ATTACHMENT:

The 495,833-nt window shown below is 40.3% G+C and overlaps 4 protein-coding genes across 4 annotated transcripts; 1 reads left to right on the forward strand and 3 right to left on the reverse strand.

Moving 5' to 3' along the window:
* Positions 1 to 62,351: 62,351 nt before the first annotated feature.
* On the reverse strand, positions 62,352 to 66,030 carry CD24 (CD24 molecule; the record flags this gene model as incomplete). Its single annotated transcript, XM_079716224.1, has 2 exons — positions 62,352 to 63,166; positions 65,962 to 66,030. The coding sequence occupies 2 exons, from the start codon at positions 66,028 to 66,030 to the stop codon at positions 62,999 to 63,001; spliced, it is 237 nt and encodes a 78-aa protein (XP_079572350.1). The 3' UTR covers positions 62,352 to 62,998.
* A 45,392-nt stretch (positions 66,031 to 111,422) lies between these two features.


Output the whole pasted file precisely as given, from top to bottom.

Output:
The 495,833-nt window shown below is 40.3% G+C and overlaps 4 protein-coding genes across 4 annotated transcripts; 1 reads left to right on the forward strand and 3 right to left on the reverse strand.

Moving 5' to 3' along the window:
* Positions 1 to 62,351: 62,351 nt before the first annotated feature.
* On the reverse strand, positions 62,352 to 66,030 carry CD24 (CD24 molecule; the record flags this gene model as incomplete). Its single annotated transcript, XM_079716224.1, has 2 exons — positions 62,352 to 63,166; positions 65,962 to 66,030. The coding sequence occupies 2 exons, from the start codon at positions 66,028 to 66,030 to the stop codon at positions 62,999 to 63,001; spliced, it is 237 nt and encodes a 78-aa protein (XP_079572350.1). The 3' UTR covers positions 62,352 to 62,998.
* A 45,392-nt stretch (positions 66,031 to 111,422) lies between these two features.